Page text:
On a routine year during the team's 86-year championship drought, the team was acquired by a consortium including John Henry (not the famous railroad worker but someone with the same name) and the Boston Globe. This ownership group had grandiose visions of turning Fenway Park into a full-sized baseball stadium or building a new one in the suburbs, as though anything so life-changing would be allowed to happen in Boston. Moreover, the new owners did not have hobbies such as discriminating against Negroes or trading star players to get cash to open Broadway musicals. They simply, quietly, won the World Series in 2004 — and again in 2007.
Many local fans believe that these successes were the result of actual actions that Mr. Henry took. Fortunately, the years immediately following served as a disproof.
The Moneyball era
The reader will have watched the movie Moneyball, in which the famous Billy Bean hires a nerd named Bill James and adopts his philosophy that, rather than signing famous players to replace famous players who walk when they realize the team won't pay the big bucks, a team should acquire players who deliver game-winning statistics for a bargain price, as when one buys sneakers at a salvage yard and later wishes they resisted rain. The resulting Bean-job produced some stirring statistical anomalies, such as a long winning streak, in the middle of a losing season.
John Henry himself has a cameo role in the movie, reprising his attempt to hire away Mr. James by offering him a quiet cup of tea in the cramped luxury boxes. Sabermetricians do a lot of great things, but they don't award championship rings. Still, in 2004, the club managed to assemble a team of "idiots" — who, incidentally, won a ton of games. The subsequent championship in 2007 seemed to validate the "Moneyball" approach although the Red Sox of that year had become overpaid prima donnas.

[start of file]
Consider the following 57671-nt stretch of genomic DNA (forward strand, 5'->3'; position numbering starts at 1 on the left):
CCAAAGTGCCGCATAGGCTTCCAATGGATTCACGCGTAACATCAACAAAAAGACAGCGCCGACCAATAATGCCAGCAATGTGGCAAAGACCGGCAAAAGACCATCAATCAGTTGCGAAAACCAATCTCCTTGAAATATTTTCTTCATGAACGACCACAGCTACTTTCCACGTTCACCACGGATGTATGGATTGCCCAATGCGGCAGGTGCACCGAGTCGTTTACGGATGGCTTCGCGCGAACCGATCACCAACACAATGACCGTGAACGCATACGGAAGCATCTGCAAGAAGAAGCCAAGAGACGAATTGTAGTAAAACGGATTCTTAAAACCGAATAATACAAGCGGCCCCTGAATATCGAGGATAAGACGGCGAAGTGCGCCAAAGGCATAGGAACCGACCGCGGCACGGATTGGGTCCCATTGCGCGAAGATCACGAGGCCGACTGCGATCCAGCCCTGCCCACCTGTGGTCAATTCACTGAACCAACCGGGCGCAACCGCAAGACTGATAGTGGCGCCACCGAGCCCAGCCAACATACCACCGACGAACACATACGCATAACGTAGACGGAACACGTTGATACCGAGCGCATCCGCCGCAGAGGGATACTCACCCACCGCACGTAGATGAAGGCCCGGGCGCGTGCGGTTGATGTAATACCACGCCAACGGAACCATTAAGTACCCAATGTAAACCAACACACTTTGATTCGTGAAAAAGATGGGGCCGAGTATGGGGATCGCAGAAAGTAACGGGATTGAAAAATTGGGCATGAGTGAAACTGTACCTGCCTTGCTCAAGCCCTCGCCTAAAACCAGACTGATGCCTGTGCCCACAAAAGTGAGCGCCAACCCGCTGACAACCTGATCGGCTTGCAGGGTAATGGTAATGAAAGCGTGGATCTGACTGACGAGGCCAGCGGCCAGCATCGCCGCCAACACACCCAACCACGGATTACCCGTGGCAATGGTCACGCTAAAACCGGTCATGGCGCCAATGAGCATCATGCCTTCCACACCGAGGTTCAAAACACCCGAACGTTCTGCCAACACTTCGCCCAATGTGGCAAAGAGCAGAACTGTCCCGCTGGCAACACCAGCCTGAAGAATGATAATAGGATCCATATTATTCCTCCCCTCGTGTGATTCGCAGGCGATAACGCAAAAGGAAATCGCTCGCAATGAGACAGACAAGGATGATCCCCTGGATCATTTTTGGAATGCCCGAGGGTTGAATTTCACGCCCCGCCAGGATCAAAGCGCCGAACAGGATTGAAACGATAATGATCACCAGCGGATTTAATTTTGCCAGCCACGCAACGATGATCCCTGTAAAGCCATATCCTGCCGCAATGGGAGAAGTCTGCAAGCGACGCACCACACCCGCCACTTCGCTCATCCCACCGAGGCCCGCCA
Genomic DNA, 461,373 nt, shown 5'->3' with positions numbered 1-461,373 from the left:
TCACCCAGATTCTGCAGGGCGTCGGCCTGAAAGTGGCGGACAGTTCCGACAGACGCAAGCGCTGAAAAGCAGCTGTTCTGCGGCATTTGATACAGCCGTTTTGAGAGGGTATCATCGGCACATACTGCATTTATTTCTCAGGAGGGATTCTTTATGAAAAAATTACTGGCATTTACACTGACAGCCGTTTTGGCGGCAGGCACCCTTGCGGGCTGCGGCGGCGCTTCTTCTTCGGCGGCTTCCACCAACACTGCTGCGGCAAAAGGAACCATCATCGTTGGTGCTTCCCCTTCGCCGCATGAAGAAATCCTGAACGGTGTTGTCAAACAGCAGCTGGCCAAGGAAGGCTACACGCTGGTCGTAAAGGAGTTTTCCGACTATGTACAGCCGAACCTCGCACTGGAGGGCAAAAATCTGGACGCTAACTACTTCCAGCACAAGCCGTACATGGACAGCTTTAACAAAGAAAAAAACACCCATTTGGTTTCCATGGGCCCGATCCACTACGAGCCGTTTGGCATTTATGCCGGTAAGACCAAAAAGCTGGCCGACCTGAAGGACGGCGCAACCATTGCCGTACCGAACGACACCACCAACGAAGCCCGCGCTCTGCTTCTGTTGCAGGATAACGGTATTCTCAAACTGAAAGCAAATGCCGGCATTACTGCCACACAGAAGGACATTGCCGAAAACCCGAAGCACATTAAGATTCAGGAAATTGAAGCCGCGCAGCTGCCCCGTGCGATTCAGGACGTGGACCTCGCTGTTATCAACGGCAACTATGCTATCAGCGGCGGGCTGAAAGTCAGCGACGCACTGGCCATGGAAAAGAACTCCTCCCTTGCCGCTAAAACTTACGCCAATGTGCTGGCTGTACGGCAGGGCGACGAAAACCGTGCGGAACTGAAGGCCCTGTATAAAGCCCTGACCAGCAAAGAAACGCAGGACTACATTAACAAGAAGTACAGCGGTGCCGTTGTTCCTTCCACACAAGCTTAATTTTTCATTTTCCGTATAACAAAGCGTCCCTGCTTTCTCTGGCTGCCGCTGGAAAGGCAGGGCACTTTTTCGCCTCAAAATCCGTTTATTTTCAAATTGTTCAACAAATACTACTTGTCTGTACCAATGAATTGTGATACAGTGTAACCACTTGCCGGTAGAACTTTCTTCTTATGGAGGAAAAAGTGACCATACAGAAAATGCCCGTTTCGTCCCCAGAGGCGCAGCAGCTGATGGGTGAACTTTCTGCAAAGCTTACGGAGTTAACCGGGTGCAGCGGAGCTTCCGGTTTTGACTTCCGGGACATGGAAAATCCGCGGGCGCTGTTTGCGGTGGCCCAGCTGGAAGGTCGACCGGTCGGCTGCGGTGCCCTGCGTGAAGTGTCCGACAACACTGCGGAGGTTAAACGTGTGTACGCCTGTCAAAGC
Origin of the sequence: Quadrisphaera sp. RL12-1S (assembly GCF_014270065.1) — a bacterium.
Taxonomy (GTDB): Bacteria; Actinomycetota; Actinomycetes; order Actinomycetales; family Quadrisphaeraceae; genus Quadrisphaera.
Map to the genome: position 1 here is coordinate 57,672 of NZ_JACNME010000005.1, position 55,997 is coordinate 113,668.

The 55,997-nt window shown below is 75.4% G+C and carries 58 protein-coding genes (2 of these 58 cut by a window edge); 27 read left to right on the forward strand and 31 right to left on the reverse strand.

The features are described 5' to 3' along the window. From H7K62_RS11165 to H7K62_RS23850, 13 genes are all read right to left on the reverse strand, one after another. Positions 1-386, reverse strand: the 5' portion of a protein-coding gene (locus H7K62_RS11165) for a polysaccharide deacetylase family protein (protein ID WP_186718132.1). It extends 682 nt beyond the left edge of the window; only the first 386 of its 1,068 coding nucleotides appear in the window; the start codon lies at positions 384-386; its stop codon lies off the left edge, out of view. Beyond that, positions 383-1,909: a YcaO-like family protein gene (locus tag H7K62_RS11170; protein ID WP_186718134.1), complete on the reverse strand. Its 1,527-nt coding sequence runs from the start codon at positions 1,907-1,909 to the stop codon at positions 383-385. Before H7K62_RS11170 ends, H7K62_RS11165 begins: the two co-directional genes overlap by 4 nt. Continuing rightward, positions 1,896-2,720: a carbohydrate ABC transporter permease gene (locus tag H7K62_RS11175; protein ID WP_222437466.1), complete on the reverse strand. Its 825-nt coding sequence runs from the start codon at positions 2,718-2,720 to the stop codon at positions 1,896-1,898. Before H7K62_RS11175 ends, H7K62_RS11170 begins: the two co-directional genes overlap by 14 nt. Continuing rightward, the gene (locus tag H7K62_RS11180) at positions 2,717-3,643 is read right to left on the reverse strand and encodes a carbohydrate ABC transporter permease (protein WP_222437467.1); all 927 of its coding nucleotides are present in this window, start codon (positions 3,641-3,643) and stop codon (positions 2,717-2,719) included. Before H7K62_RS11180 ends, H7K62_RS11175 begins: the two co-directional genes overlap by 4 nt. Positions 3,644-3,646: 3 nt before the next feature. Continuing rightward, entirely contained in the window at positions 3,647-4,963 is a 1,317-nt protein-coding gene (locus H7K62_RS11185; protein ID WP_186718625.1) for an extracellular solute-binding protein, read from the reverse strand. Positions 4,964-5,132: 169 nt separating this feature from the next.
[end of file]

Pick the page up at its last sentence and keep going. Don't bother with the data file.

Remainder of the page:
By 2011, the philosophy had assembled a starting pitching rotation whose fine statistics were on the market for a fraction of the going salaries — a rotation of pitchers, none of whom would be willing to remain sober during the playing of games that he was not scheduled to start. Having Terry Francona as manager did not save the day; even flipping a player a double bird with World Series rings on both the affected fingers is nothing that a truly bored player cannot tune out.
The team made history that summer, squandering an insurmountable advantage in the final weeks of the regular season with scuffles in the dugout, secret meetings in the clubhouse, and a blossoming, unanimous hatred of the players for one another. On the final day of the season, the Red Sox could still have made the playoffs if either of two outcomes went their way. Fans will always remember Ryan Lavarnway catching a throw from the outfield that could not stop the season-ending run from scoring — then looking up: Maybe there's a play at second base....